Thursday, 16 September 2010

Ten Favourite Colour Names


Not necessarily favourite colours. Don't know if I have those... Names that are colours.


Prussian Blue


Monastral Blue


Crimson Lake


Turquoise


Cerulian Blue


Payne's Grey


Raw Sienna


Vermilion


Lamp Black




ps reserves bench:

Gamboge

*note: The trees must be ten years old before they are tapped. The resin is extracted by making spiral incisions in the bark, and by breaking off leaves and shoots and letting the milky yellow resinous gum drip out. The resulting latex is collected in hollow bamboo canes. After the resin is congealed, the bamboo is broken away and large rods of raw gamboge remain.
The first recorded use of gamboge as a color name in English was in 1634.




Like chocolates, only better. Far better. Many of them in fact poems - the 'colour sonnets' extending over several books.



9 comments:

Mark Granier said...

The names are wonderful, aren't they? I wrote a small sequence of four poems, Primaries, in which the last poem (Black) uses one of the above in its refrain (the other titles were the three primary colours). Here's two of them:


YELLOW

broke the yolk, breaks
and enters a bedroom overlooking a street,
sears onto faded striped wallpaper a glowing ingot,

sends broad Gothic shafts freighted with dust-sparks
through clouded glass doors of lounge-bars,
drowns the TV soccer game to a dull roar,

smelts the glacial tower blocks,
gilds rush-hour windscreens, tickles shadows
walking the West Pier to stiffen and bloom,

gives to the city’s set face, gratis, these armfuls of ore,
invites it to stretch, to wallow.


Black

Ivory black, Mars black, Lamp black –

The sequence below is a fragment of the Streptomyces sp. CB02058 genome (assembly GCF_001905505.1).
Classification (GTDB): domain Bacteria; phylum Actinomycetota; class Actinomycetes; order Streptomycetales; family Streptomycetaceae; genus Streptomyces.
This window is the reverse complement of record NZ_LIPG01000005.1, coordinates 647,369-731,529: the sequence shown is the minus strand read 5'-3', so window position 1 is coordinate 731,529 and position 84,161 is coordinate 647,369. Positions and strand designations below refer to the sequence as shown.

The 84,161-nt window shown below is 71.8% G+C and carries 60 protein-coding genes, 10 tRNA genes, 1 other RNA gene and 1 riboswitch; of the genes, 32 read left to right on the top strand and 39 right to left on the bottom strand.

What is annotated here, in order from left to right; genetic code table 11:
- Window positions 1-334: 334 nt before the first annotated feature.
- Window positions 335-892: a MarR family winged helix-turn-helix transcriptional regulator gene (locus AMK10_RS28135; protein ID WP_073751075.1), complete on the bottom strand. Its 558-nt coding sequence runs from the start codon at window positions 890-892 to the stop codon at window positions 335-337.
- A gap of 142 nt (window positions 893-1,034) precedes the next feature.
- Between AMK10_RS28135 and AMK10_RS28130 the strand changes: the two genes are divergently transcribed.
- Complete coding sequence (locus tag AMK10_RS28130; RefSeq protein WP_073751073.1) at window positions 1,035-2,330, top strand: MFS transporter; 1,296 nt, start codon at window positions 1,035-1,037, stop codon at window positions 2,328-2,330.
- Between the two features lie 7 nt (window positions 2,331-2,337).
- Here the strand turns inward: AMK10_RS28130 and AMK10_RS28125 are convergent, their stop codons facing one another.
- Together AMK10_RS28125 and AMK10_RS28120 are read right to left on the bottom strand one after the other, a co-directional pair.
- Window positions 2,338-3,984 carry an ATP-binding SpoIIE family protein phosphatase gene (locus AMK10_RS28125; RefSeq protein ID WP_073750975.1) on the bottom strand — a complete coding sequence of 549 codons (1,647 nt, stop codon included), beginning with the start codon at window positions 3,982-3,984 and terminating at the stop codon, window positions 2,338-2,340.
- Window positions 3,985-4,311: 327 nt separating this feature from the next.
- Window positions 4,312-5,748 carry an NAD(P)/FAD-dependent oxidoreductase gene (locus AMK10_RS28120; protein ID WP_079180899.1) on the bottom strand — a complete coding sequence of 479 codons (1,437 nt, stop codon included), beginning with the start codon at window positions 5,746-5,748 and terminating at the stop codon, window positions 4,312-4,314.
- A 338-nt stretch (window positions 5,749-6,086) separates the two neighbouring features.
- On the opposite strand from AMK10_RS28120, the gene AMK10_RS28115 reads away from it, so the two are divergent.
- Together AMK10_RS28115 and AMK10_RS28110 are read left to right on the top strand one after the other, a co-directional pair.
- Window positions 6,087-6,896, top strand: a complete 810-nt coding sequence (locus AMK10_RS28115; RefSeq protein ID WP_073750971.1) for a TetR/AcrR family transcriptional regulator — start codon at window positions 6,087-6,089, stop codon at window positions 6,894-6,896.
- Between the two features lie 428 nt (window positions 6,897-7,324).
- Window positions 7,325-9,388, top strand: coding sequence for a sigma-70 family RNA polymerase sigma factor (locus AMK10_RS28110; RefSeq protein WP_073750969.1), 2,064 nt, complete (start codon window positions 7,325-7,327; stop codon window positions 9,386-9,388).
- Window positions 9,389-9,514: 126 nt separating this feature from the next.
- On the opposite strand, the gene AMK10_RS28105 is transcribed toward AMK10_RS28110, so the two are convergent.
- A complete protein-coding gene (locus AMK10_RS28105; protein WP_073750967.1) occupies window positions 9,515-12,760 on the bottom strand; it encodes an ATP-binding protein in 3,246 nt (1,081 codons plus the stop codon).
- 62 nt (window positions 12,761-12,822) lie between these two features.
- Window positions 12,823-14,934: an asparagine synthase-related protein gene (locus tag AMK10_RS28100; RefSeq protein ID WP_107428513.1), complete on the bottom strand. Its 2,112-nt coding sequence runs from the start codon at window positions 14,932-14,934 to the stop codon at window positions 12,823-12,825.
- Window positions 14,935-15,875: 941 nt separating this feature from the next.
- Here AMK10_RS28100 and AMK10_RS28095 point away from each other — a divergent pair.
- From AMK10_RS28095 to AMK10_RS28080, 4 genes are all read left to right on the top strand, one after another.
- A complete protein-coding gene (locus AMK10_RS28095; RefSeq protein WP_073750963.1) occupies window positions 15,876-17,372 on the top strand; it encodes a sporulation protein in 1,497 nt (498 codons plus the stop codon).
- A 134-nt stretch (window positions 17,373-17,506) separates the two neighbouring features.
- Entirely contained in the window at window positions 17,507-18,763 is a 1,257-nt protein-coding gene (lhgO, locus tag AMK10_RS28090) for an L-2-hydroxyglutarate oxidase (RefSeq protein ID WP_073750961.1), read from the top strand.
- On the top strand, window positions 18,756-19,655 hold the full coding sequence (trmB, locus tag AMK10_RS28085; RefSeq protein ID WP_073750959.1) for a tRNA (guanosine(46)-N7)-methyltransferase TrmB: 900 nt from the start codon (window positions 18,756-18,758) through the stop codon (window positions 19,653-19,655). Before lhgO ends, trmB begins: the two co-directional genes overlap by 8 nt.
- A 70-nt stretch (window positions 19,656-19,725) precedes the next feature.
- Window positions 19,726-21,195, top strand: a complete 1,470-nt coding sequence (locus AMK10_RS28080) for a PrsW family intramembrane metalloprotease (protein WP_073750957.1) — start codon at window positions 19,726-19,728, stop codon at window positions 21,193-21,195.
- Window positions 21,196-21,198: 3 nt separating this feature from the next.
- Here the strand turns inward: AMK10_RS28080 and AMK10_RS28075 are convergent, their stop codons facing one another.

Painters know black isn’t only
and merely black

any more than a blackbird, glossed by sun,
with its yellow beak,
is merely black

or the zero blackness of space – that is nothing
without the stars’ frost –
is merely black

or the reflective widening pools at the centre
of the eyes of a loved one
are merely

Ivory black, Mars black, Lamp black

Mark Granier said...
This comment has been removed by a blog administrator.
George S said...

Thank you for the poems, Mark. They really are delicious. Very good indeed.

Poet in Residence said...

Gamboge on the bench, that I can along with.

But George, no Burnt Umber? A striker if ever there was one.

George S said...

Doesn't Burnt Umber suggest that the striker has already struck, Gwilym? It might have been another match, of course.

That's two puns in two sentences. I'll go and lie down for an hour now.

Poet in Residence said...

21 million from Man C. for burnt-out striker Rocky Santa Cruz was a bit of good business. Almost unmatchable I'd say. We didn't even get that for Shearer. Thank you Sparky!

Enjoy your lie down, George.

charles said...

Indian yellow. I once met Francis Bacon at a number 14 bus stop. I opened my idiotic mouth and began rambling about how I was on my way (to Brodie & Middleton, Covent Garden) to buy some Indian yellow; how it derives from the urine of cows in Rajasthan, how there'd been a drought recently and supplies were running low and - well, then, thank god, the bus arrived, and I hurried up to the top deck. Not one of Bacon's favourite colours.

Anonymous said...

Also benched, as chronically unreliable, is Madder Lake.

Poet in Residence said...

hi charles, nice story. I think he liked Parma Pink, Roman Purple and Undusted Gold.
gwilym